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E:gen – December 2019


Welcome to the latest edition of E:gen, Winckworth Sherwood’s Regeneration and Development Newsletter.

In this edition we look at recent decisions resulting in a welcome reminder for developers that Section 84 remains their ally, whether the digital transformation has transcended into the realms of Real Estate Law as well as redevelopment rights under the Landlord and Tenant Act 1954 recognising the need for landlords to be able to redevelop buildings. We also consider what options are open to land owners and developers who find themselves locked into deals (that are no longer viable) to get out of their contracts and how it is no longer lawful for Section 73 to amend the description of development on a planning permission.

If you have any questions please get in touch with the authors who are happy to discuss these topics further.

Section 84: an ally for developers?

The recent Upper Tribunal decision in Payne and others v Maldon District Council presented a welcome reminder for developers: that Section 84 remains their ally

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5 Reasons for Housebuilders to support MMC

Some say that MMC could be one of the solutions to the housing crisis and the 300,000 target, and housebuilders are now entering the market, despite, at the present time, MMC costing about 12% more than traditional builds, but is cost a short term issue bearing in mind potential gains following long term investment?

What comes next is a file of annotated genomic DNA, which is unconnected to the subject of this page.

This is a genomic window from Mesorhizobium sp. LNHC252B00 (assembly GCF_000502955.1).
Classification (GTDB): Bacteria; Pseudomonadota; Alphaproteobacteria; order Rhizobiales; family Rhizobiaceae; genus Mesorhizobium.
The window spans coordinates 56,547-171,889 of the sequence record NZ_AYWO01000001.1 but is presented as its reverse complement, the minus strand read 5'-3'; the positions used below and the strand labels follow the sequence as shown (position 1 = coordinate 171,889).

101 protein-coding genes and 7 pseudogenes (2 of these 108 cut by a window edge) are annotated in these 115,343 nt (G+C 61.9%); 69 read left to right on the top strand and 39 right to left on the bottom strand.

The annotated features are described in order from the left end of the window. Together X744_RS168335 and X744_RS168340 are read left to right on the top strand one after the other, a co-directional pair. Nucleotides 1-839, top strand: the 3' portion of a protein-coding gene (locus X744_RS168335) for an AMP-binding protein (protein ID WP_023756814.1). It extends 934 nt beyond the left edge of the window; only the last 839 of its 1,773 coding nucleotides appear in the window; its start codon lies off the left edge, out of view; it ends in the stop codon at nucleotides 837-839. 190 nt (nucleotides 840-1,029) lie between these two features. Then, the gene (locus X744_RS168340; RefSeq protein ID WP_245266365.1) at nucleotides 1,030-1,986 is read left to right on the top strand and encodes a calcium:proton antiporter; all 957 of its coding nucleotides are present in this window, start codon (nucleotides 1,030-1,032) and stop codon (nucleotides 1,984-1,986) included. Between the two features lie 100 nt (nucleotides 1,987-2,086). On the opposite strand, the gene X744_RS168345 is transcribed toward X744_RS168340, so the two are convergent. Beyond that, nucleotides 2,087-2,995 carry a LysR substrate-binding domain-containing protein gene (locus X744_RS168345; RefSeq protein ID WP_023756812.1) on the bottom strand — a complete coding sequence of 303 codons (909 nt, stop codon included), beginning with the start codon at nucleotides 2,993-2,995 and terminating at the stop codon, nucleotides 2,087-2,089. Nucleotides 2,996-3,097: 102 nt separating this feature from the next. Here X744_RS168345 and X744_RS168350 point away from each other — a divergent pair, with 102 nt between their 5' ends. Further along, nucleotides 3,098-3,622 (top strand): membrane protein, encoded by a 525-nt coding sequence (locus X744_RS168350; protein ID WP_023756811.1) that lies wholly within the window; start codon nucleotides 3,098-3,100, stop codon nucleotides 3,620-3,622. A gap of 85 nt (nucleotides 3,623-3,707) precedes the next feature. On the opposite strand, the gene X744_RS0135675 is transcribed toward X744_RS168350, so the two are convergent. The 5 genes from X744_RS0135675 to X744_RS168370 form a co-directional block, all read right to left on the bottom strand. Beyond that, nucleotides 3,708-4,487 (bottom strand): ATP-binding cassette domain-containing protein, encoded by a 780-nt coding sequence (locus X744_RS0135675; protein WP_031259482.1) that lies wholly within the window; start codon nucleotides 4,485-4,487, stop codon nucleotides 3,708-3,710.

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Leave it to the experts?

In the recent case of Great Dunmow Estates Ltd v Crest Nicholson Operations Ltd and another [2019] EWCA Civ 1683, the Court of Appeal considered whether a “Statement of Agreed Facts” agreed by both parties was contractually binding and amounted to a variation of a contract for sale which contained a contractual variation clause (a clause detailing how the parties could lawfully vary the contract).

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Sale contracts: Ending a bad deal

Falling land values and an uncertain political climate is causing land owners and developers to question the viability of deals made during the past decade. When profitability is questionable, the best option might be to look for ways out of the contract.

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Court of Appeal ruling will increase the delays and expenses of varying planning permissions

The Court of Appeal has ruled that it is no longer lawful for local planning authorities (LPAs) to use S73 powers to amend the description of development on a planning permission. Under Section 73 LPAs may now only amend, remove or add conditions attached to that permission.

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Emails, Contracts and CAUTION!

A recent case, Neocleous v Rees (2019), explored whether a binding contract for the sale of land can be entered into by way of an email exchange between lawyers.

With email being the most regularly used mode of communication in an increasingly digital world, this case explores the balance between legal requirement and the increased adoption of electronic signatures. 

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Cruel Intentions or Good Intentions?

The very purpose of the security of tenure provisions of the Landlord and Tenant Act 1954 is to provide business tenants with certainty that their rights of occupation will not automatically terminate at contractual lease expiry if they wish to remain. However, the 1954 Act has always recognised the need for landlords to be able to redevelop and regenerate their buildings.

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